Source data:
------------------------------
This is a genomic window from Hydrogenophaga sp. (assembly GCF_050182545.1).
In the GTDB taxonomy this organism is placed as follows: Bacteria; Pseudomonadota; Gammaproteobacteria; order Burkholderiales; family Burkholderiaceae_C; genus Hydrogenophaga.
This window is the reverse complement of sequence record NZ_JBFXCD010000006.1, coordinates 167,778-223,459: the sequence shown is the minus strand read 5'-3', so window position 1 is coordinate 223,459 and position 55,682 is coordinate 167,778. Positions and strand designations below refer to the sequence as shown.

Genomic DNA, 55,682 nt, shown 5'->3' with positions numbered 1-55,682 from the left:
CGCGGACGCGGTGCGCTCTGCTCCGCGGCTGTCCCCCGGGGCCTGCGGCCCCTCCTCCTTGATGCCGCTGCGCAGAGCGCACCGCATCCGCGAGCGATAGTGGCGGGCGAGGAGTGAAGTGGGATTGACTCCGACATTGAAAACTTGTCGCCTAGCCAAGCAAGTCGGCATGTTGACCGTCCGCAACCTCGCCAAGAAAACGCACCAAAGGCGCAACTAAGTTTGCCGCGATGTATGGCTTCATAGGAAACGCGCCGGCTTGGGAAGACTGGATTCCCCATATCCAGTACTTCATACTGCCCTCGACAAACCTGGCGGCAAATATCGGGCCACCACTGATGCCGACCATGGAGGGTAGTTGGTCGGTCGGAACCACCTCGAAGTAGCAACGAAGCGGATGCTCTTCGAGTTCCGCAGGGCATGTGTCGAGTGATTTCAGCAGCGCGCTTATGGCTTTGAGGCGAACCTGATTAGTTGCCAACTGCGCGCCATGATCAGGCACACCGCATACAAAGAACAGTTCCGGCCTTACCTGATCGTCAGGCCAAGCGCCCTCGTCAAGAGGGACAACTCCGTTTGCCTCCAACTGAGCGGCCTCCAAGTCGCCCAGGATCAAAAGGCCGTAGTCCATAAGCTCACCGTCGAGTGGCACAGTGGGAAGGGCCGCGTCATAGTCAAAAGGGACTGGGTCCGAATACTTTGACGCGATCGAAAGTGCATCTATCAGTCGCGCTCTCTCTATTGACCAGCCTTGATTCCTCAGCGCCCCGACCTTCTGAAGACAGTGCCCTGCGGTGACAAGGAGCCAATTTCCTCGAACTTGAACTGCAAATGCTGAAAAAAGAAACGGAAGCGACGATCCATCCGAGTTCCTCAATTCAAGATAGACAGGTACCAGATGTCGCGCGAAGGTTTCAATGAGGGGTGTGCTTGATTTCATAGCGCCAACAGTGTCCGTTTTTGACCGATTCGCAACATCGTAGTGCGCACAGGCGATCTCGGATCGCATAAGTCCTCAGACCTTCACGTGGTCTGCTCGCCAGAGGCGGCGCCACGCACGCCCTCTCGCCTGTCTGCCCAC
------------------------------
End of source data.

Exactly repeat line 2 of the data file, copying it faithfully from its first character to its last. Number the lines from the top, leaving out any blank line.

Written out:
In the GTDB taxonomy this organism is placed as follows: Bacteria; Pseudomonadota; Gammaproteobacteria; order Burkholderiales; family Burkholderiaceae_C; genus Hydrogenophaga.